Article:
“They owned a store. Of course, it was not a big store, not like the Moscow GUM store. It was just a very small grocery store….”
“Sorry, Ivanov, as you come from a family of capitalists, we can’t send you abroad.”
“Comrade Petrov, what were your parents doing before the Great October…..”
“They owned a factory. Of course, it was not a big factory, not like the ZIL automotive plant. It was just a tiny factory making candles….”
“Sorry, Petrov, as you’re a descendant of capitalists, we can’t….”
“Comrade Bernstein, what were your parents doing before 1917?”
“They owned a brothel. Of course, it was not a big one, not like this…” and the Jew makes a wide gesture by his arms as if embracing all the country.
Joke 1.15 – At a meeting in a factory, a lecturer from the district Party committee tells the workers about their bright future in the USSR.
“See, comrades, after this five-year plan is completed, every family will have a separate apartment. After the next five-year plan is completed, every worker will have a car! And after one more five-year plan is completed, every family will own an airplane!”
From the audience, somebody asks, “What the hell one may need an airplane for?”
“Don’t you see comrades? Let’s say, there are shortages in potatoes supplies in your city. No problem! You take your own plane, fly to Moscow and buy potatoes!”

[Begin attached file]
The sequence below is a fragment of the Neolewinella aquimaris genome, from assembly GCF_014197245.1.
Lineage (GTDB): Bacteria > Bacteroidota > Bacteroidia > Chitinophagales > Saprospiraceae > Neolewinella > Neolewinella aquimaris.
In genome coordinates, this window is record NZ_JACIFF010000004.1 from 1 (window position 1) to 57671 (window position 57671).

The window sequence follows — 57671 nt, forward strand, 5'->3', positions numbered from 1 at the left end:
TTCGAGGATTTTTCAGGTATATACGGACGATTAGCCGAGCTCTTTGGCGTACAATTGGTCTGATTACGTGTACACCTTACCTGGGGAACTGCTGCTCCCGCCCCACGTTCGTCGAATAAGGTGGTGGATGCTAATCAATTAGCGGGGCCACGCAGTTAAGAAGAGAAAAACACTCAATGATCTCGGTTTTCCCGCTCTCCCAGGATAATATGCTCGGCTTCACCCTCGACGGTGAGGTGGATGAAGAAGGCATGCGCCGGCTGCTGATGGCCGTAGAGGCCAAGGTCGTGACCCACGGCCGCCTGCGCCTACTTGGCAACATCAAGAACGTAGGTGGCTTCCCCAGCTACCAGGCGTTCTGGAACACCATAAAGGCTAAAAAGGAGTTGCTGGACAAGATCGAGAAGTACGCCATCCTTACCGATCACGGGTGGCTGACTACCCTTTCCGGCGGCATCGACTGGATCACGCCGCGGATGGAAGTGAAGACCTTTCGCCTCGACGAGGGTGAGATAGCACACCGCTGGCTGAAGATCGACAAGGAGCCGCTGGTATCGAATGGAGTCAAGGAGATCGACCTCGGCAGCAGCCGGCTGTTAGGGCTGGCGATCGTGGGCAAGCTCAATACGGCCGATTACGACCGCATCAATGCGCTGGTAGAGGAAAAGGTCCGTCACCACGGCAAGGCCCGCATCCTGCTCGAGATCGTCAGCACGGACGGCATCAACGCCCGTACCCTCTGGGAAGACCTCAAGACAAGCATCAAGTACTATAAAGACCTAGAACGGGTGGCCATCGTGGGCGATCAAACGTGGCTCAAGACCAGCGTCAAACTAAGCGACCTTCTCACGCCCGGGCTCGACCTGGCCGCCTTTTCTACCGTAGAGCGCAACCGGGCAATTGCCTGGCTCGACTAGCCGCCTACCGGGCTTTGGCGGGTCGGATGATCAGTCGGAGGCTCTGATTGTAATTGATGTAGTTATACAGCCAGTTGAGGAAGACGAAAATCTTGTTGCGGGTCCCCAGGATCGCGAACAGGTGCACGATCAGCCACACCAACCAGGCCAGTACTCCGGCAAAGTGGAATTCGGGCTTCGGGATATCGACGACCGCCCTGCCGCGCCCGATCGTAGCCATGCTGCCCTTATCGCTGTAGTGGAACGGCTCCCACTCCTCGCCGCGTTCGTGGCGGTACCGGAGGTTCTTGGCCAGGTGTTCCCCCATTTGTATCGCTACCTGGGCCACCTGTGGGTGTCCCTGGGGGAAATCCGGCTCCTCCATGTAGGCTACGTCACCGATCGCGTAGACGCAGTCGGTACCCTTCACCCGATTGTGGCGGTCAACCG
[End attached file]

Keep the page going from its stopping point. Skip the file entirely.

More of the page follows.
Joke 1.22 – A man was sentenced to fifteen years of imprisonment in a high security prison for calling Brezhnev an idiot.
The man’s wife asked the judge, why such a harsh sentence was meted out as by the law the maximum term for a personal insult must not exceed a few months. The judge said, “He’s sentenced not for a personal insult, but for revealing classified information.”
In some country, communists managed to get elected to govern. In a few months the economy had become as it could be expected from anyone following the Soviet model. As the USSR promised help, the country’s President sent a telegram to Brezhnev, “Please send food.”
Brezhnev answered with a telegram, “Tighten the belts.”
The next telegram from the new communist-ruled country said, “Urgently send belts.”
Two brothers, John, and Bob, who lived in America and were members of the communist party, decided to emigrate to the USSR. Even though they didn’t believe the American media’s negative reports on the conditions in the USSR, they decided to exercise caution. First, only John would go to Russia to test the waters. If, contrary to the media reports, the living conditions would be found good, and the reports about persecutions by the KGB false, than John would write a letter to Bob using black ink whose color would signify that the letter is to be taken at face value. If, though, the situation in the USSR happened to be bad, and John would be afraid of writing the truth, he would use red ink thus indicating that whatever he says in the letter must not be believed.
In three months John sent his first report. It was in black ink and read, “Dear brother Bob! I’m so happy here! It’s a beautiful country, I enjoy complete freedom, and high standard of living. All the capitalist press wrote was lies. Everything is readily available! There is only one small thing of which there’s shortage, namely red ink.”